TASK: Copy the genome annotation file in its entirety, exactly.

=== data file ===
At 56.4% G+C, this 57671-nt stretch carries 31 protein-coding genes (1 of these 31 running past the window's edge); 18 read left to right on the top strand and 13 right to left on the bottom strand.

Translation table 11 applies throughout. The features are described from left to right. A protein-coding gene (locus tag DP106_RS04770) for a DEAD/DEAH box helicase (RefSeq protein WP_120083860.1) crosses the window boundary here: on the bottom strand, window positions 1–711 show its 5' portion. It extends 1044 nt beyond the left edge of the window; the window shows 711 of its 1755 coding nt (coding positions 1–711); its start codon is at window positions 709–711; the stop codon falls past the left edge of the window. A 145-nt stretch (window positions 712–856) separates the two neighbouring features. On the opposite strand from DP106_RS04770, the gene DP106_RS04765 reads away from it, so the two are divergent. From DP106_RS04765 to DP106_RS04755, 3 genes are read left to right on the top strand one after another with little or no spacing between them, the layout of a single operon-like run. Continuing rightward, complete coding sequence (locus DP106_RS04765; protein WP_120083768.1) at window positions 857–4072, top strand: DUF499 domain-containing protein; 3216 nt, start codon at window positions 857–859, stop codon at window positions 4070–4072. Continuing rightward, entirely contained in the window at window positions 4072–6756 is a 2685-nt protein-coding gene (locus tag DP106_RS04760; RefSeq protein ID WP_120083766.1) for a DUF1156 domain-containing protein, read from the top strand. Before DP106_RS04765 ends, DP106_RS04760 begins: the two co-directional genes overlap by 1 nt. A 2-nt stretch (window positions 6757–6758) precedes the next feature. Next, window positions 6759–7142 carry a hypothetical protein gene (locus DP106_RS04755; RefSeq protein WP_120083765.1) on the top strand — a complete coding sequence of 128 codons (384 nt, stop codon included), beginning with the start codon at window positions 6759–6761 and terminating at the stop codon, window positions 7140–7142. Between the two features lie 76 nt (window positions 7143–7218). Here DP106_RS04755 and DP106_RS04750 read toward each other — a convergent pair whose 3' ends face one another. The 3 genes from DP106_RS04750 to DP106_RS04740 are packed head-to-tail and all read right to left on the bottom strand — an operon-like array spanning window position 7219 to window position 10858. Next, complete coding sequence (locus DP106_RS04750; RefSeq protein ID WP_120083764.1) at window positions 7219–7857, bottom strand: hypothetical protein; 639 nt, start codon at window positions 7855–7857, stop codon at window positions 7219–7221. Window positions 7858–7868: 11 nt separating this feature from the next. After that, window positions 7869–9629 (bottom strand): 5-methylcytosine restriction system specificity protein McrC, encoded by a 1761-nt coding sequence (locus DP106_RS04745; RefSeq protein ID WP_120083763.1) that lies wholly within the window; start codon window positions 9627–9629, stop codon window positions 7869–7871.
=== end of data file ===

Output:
At 56.4% G+C, this 57671-nt stretch carries 31 protein-coding genes (1 of these 31 running past the window's edge); 18 read left to right on the top strand and 13 right to left on the bottom strand.

Translation table 11 applies throughout. The features are described from left to right. A protein-coding gene (locus tag DP106_RS04770) for a DEAD/DEAH box helicase (RefSeq protein WP_120083860.1) crosses the window boundary here: on the bottom strand, window positions 1–711 show its 5' portion. It extends 1044 nt beyond the left edge of the window; the window shows 711 of its 1755 coding nt (coding positions 1–711); its start codon is at window positions 709–711; the stop codon falls past the left edge of the window. A 145-nt stretch (window positions 712–856) separates the two neighbouring features. On the opposite strand from DP106_RS04770, the gene DP106_RS04765 reads away from it, so the two are divergent. From DP106_RS04765 to DP106_RS04755, 3 genes are read left to right on the top strand one after another with little or no spacing between them, the layout of a single operon-like run. Continuing rightward, complete coding sequence (locus DP106_RS04765; protein WP_120083768.1) at window positions 857–4072, top strand: DUF499 domain-containing protein; 3216 nt, start codon at window positions 857–859, stop codon at window positions 4070–4072. Continuing rightward, entirely contained in the window at window positions 4072–6756 is a 2685-nt protein-coding gene (locus tag DP106_RS04760; RefSeq protein ID WP_120083766.1) for a DUF1156 domain-containing protein, read from the top strand. Before DP106_RS04765 ends, DP106_RS04760 begins: the two co-directional genes overlap by 1 nt. A 2-nt stretch (window positions 6757–6758) precedes the next feature. Next, window positions 6759–7142 carry a hypothetical protein gene (locus DP106_RS04755; RefSeq protein WP_120083765.1) on the top strand — a complete coding sequence of 128 codons (384 nt, stop codon included), beginning with the start codon at window positions 6759–6761 and terminating at the stop codon, window positions 7140–7142. Between the two features lie 76 nt (window positions 7143–7218). Here DP106_RS04755 and DP106_RS04750 read toward each other — a convergent pair whose 3' ends face one another. The 3 genes from DP106_RS04750 to DP106_RS04740 are packed head-to-tail and all read right to left on the bottom strand — an operon-like array spanning window position 7219 to window position 10858. Next, complete coding sequence (locus DP106_RS04750; RefSeq protein ID WP_120083764.1) at window positions 7219–7857, bottom strand: hypothetical protein; 639 nt, start codon at window positions 7855–7857, stop codon at window positions 7219–7221. Window positions 7858–7868: 11 nt separating this feature from the next. After that, window positions 7869–9629 (bottom strand): 5-methylcytosine restriction system specificity protein McrC, encoded by a 1761-nt coding sequence (locus DP106_RS04745; RefSeq protein ID WP_120083763.1) that lies wholly within the window; start codon window positions 9627–9629, stop codon window positions 7869–7871.